PART I: STEP B: Move Update and Insert CustomerFunctionality to the Business Layer
The btnAdd_Click and btnUpdate_Click methods in pgCheckOut have very similar functionality. They pass data from the form to the data layer and then handle any exceptions and errors that may occur. After that, both methods clear the form, display a message to the user, and bind the GridView. There are several optimizations we can make with these:
- Move the calls to the data layer and all exception handling into the business layer(clsBusinessLayer) where they belong. The business layer should also handle any exceptions or errors that could arise, relieving the presentation layer of this responsibility.
- Have the business layer methods return a string that indicates success or failure and can be displayed to the user.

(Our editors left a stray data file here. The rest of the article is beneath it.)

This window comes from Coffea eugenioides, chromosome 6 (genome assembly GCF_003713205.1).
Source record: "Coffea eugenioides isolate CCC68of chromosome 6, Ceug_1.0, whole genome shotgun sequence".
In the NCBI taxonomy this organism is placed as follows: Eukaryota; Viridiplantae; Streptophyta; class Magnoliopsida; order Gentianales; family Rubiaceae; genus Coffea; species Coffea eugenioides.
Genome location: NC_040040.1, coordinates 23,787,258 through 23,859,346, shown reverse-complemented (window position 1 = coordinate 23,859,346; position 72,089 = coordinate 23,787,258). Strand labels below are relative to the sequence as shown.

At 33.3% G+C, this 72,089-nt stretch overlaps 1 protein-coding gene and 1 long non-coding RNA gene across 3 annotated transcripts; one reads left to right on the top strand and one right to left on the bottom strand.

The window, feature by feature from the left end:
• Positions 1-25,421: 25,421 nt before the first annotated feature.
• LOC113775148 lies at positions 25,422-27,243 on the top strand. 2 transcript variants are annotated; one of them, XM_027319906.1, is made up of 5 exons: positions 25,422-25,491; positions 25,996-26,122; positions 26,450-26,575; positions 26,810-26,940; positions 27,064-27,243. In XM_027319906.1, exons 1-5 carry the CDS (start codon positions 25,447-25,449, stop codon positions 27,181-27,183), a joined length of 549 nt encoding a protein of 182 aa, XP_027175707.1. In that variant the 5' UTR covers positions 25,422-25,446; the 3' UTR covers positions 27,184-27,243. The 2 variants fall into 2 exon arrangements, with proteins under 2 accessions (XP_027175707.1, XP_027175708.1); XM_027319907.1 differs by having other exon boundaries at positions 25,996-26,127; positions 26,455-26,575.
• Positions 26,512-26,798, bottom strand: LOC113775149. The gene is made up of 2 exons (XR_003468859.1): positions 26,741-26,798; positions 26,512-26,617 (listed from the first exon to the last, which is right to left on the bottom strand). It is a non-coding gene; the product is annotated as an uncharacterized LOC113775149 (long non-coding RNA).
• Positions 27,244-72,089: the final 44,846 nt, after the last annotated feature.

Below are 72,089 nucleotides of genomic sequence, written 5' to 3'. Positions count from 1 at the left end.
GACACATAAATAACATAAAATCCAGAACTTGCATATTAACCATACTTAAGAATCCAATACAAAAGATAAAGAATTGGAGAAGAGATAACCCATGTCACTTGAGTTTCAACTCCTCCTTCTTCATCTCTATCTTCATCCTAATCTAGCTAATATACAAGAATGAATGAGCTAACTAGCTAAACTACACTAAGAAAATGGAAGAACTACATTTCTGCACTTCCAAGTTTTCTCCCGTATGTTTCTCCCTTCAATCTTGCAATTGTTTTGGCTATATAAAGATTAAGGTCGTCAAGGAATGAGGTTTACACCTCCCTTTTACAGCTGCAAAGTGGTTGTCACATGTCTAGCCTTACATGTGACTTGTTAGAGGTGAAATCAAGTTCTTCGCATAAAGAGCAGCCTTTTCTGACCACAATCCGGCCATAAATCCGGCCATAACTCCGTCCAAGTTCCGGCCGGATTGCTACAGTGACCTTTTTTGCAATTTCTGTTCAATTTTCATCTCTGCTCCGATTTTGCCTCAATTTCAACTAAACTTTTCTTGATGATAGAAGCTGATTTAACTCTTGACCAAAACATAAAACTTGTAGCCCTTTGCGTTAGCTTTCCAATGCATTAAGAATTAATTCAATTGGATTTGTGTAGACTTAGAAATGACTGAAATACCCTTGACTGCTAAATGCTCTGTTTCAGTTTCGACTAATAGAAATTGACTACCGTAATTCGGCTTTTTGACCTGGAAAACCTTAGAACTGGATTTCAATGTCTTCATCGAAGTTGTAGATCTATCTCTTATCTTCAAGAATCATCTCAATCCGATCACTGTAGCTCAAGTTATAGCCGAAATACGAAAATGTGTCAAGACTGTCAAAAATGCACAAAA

- Place the duplicate code that clears the form, binds the GridView, and sets the feedback message in a private method that can be called from the btnAdd_Click and btnUpdate_Click methods. This should make maintaining the application easier.

1.Create the method UpdateCustomer in clsBusinessLayer.cs:
UpdateCustomer Method in clsBusinessLayer.cs
public string UpdateCustomer ( string firstName, string lastName, string street, string city, string state, string phoneNumber, int customerID)
{
// Add your comments here
string resultMessage = "Customer Updated Successfully.";
// Add your comments here
try
{
myDataLayer.UpdateCustomer(firstName,lastName,street,city,state,phoneNumber,customerID);
}
catch(Exception error)
{
resultMessage = "Error updating customer, please check form data. ";